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Astor home helped children in need - Poughkeepsie Journal

Astor Services for Children and Families, on Mill Street (Route 9) in the Village of Rhinebeck, provides children’s residential treatment programs in order to reduce their need for psychiatric hospitalization. While it began operating at the site in 1914 as the Astor Home for Children its history dates to 10 years earlier in the Hamlet of Rhinecliff.

Mary Morton, the youngest of five daughters born to former New York Governor and United States Vice President Levi P. Morton and his second wife Anna Livingston Reade Street, founded Holiday Farm in Rhinecliff in the early 1900s. It was developed to give tenement children that were recently released from New York City hospitals a place to convalesce in a fresh air environment.

The former Hutton house, located north of the railroad depot in Rhinecliff, was refurbished to include running water, a kitchen and central heating, and in May 1902 the first 12 children arrived. The following year, Holiday Farm accommodated 70 children as it expanded.

In 1912, when the New York Central Railroad decided to double its tracks, 30 feet of Holiday Farm’s property was taken and divided for that purpose. At that point, Mary Morton realized that a more spacious property was needed; the land that was ultimately chosen was familiar to her father.

Levi Morton purchased the Ellerslie mansion in Rhinecliff in 1887 and after tearing it down hired architect Richard Morris Hunt to replace it with a larger and more stately dwelling.

“Before he could move into Ellerslie, he had to find a place to live here with his second wife,” said Michael Frazier of the Rhinebeck Historical Society. “He lived at Bois-Dore, which was the Huntington family’s property; today the parcel is occupied by Astor Services.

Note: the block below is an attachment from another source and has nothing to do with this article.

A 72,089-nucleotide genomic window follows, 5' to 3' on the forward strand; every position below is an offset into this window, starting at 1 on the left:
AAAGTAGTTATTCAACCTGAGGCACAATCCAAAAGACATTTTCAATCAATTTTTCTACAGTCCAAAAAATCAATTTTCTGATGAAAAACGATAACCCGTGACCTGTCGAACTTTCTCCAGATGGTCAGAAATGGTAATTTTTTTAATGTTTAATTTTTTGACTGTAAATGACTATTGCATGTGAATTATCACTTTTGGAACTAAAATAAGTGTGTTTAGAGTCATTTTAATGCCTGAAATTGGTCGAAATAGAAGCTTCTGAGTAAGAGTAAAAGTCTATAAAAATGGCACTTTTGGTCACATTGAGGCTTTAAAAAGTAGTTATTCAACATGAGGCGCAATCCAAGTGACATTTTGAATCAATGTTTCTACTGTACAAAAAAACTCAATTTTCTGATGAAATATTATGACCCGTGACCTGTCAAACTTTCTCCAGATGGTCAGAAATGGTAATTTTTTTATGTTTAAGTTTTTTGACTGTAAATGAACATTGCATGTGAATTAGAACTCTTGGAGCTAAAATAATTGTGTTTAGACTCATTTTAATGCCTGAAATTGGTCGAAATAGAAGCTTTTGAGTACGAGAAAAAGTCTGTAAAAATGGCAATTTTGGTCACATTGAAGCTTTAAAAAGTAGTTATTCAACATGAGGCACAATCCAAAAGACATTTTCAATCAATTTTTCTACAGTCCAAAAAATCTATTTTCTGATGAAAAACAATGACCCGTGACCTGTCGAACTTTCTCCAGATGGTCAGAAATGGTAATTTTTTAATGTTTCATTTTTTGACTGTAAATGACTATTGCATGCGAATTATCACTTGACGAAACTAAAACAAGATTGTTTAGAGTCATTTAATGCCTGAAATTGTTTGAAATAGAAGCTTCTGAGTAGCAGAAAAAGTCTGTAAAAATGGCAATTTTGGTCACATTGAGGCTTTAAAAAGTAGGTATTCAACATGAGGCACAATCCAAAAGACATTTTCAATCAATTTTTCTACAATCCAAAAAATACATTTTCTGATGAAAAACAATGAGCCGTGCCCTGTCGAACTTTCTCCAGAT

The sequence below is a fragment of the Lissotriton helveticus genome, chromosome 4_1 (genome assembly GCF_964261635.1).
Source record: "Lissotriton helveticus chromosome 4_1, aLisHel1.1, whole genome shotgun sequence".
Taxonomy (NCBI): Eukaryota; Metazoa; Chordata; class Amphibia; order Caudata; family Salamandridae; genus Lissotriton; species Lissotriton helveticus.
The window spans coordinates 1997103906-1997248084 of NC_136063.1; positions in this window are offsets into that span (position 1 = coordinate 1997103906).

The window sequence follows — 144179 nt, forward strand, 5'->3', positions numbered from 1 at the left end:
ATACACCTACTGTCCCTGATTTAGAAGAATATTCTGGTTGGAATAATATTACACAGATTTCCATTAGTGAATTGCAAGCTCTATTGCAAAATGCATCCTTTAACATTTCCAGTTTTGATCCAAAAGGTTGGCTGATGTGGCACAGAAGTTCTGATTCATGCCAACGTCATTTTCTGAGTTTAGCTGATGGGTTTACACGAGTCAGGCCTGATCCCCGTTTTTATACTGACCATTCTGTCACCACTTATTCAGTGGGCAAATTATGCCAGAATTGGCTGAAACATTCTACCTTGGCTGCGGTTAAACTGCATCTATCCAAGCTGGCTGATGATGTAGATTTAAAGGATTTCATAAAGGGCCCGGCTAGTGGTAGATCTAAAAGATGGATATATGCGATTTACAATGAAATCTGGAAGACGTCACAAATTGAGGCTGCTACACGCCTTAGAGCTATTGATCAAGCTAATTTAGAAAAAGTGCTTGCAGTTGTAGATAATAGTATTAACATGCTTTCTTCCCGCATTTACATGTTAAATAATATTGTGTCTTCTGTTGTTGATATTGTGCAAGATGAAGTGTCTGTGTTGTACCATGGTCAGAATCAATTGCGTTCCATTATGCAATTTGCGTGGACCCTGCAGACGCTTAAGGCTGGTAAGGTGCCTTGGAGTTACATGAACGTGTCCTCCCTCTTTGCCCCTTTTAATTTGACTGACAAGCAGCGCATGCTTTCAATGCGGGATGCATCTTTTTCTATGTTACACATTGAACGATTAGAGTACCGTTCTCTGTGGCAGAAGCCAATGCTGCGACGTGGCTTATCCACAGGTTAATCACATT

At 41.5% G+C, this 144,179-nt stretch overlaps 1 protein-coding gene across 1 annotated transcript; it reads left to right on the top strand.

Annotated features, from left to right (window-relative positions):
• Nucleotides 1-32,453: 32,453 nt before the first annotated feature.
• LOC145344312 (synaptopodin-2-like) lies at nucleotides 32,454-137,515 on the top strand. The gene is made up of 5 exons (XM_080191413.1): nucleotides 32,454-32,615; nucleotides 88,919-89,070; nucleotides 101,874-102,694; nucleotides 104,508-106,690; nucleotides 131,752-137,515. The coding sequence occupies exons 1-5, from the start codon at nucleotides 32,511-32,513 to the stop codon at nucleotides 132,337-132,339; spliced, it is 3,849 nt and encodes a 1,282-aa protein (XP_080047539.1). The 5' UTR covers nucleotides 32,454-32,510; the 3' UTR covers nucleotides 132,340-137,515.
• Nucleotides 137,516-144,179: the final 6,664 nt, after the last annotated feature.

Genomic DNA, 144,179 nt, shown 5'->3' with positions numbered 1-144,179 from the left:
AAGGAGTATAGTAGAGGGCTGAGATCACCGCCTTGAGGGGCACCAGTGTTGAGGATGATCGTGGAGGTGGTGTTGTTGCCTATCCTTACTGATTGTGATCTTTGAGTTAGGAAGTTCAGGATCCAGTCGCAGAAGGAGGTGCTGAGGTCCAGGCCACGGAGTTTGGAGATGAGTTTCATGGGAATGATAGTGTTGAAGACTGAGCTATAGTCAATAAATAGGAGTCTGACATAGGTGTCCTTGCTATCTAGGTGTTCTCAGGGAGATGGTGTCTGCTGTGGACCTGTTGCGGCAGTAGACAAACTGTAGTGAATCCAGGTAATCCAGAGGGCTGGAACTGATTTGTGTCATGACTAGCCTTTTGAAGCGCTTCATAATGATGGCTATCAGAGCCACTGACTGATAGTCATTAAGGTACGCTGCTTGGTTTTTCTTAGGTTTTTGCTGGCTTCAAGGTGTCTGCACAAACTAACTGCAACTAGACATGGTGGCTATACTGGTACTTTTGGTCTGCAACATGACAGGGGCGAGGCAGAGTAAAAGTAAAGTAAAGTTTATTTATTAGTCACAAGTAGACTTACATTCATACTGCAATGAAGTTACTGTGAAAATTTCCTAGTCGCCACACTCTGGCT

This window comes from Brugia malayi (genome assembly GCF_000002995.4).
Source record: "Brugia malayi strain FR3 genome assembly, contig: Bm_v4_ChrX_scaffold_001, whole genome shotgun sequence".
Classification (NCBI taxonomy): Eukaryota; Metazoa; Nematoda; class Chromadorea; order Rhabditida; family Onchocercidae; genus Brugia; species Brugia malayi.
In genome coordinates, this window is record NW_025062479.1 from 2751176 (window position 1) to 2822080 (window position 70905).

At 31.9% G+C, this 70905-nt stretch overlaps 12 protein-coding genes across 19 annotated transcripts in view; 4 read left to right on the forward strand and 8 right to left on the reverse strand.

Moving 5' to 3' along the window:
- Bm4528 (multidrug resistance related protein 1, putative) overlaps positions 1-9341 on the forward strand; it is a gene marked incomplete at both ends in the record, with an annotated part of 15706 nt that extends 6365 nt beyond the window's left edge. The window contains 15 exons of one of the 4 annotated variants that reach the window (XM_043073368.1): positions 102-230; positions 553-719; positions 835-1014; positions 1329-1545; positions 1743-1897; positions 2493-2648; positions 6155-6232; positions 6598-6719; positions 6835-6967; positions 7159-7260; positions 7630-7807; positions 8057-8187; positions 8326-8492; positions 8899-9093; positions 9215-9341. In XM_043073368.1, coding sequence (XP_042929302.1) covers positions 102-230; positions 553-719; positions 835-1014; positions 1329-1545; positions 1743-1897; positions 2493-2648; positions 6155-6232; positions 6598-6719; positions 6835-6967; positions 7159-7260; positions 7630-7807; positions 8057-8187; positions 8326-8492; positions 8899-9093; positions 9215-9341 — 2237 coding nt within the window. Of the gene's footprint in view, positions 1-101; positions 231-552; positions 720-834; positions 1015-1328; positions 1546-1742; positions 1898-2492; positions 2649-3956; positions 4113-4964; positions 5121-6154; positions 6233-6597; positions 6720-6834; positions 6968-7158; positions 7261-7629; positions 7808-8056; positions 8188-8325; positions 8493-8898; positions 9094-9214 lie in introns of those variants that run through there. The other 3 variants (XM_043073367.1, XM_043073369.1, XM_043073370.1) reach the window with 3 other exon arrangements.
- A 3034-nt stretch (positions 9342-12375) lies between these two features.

“In fact, it was there that the delegation came from the Republican convention to inform Morton that he’d been nominated to be Benjamin Harrison’s running-mate as vice president.”

In 1914, two years after John Jacob Astor IV perished in the RMS Titanic disaster, his son Vincent met with his close friend Levi Morton and both men agreed that an appropriate memorial to the deceased Astor would be a building located on the site of Bois-Dore, designed to serve children in need. Astor previously purchased the property from Huntington.

A primary reason that the men considered the project was because Holiday Farm in Rhinecliff needed a new site.

“The Astor family was notorious for being slum lords in Manhattan,” Frazier said. “They owned tenement housing in the city and that’s the way they acquired most of their money.”

While owning the tenements, the family never managed them but always had others doing it, which provided an easy out when residents called for necessary improvements. The Astors always responded by skirting the issue and telling residents that the building’s improvements were up to the person leasing it from them.

“After John Jacob Astor died, Vincent Astor wanted to correct some of the sins of his father and the child care facility was one of them,” Frazier said. “When they moved the operation to Rhinebeck, it was initially still known as Holiday Farm and eventually the name changed to Astor Home for Children.”

In 1945, Astor donated the facility to Catholic Charities and since that time its focus and number of programs has grown considerably.

“Just a few years ago they changed the name to Astor Services for Children and Families, and while the Rhinebeck location is its home base, they now also have additional mental health counseling services throughout Dutchess, along with sites in Ulster County and the Bronx,” said Sharon Sherrod, who recently retired from Astor Services. “They also have special schools in Poughkeepsie and the Bronx. The kids board a bus to and from the schools, but also have all the resources they need such as psychologists and counselors on-site.”

Astor Services for Children and Families is at 6339 Mill St., Rhinebeck.

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